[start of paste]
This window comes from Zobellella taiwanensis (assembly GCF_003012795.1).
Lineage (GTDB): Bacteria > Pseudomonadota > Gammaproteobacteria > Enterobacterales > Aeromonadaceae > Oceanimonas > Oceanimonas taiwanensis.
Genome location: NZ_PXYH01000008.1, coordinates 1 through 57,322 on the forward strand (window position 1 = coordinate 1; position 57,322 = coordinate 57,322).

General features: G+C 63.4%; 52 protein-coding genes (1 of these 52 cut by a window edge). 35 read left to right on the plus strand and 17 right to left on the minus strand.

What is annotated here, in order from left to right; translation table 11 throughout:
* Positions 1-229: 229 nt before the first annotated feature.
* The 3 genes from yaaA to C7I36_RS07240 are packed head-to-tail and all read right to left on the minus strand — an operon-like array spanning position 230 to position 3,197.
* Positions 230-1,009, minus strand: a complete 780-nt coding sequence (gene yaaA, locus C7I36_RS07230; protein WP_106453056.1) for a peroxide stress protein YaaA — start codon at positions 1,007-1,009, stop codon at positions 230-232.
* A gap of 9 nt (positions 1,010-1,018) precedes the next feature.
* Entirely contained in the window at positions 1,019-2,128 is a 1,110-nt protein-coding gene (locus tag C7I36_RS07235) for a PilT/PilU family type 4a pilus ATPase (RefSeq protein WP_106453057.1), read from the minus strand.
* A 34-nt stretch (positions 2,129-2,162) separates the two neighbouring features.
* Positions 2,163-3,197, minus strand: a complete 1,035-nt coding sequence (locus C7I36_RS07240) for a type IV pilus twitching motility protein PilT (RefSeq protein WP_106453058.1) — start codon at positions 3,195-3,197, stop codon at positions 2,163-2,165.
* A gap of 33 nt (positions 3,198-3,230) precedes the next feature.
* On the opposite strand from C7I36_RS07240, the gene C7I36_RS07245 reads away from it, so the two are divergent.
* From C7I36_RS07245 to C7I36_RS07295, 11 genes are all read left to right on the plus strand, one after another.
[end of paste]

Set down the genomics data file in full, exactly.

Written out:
This window comes from Zobellella taiwanensis (assembly GCF_003012795.1).
Lineage (GTDB): Bacteria > Pseudomonadota > Gammaproteobacteria > Enterobacterales > Aeromonadaceae > Oceanimonas > Oceanimonas taiwanensis.
Genome location: NZ_PXYH01000008.1, coordinates 1 through 57,322 on the forward strand (window position 1 = coordinate 1; position 57,322 = coordinate 57,322).

General features: G+C 63.4%; 52 protein-coding genes (1 of these 52 cut by a window edge). 35 read left to right on the plus strand and 17 right to left on the minus strand.

What is annotated here, in order from left to right; translation table 11 throughout:
* Positions 1-229: 229 nt before the first annotated feature.
* The 3 genes from yaaA to C7I36_RS07240 are packed head-to-tail and all read right to left on the minus strand — an operon-like array spanning position 230 to position 3,197.
* Positions 230-1,009, minus strand: a complete 780-nt coding sequence (gene yaaA, locus C7I36_RS07230; protein WP_106453056.1) for a peroxide stress protein YaaA — start codon at positions 1,007-1,009, stop codon at positions 230-232.
* A gap of 9 nt (positions 1,010-1,018) precedes the next feature.
* Entirely contained in the window at positions 1,019-2,128 is a 1,110-nt protein-coding gene (locus tag C7I36_RS07235) for a PilT/PilU family type 4a pilus ATPase (RefSeq protein WP_106453057.1), read from the minus strand.
* A 34-nt stretch (positions 2,129-2,162) separates the two neighbouring features.
* Positions 2,163-3,197, minus strand: a complete 1,035-nt coding sequence (locus C7I36_RS07240) for a type IV pilus twitching motility protein PilT (RefSeq protein WP_106453058.1) — start codon at positions 3,195-3,197, stop codon at positions 2,163-2,165.
* A gap of 33 nt (positions 3,198-3,230) precedes the next feature.
* On the opposite strand from C7I36_RS07240, the gene C7I36_RS07245 reads away from it, so the two are divergent.
* From C7I36_RS07245 to C7I36_RS07295, 11 genes are all read left to right on the plus strand, one after another.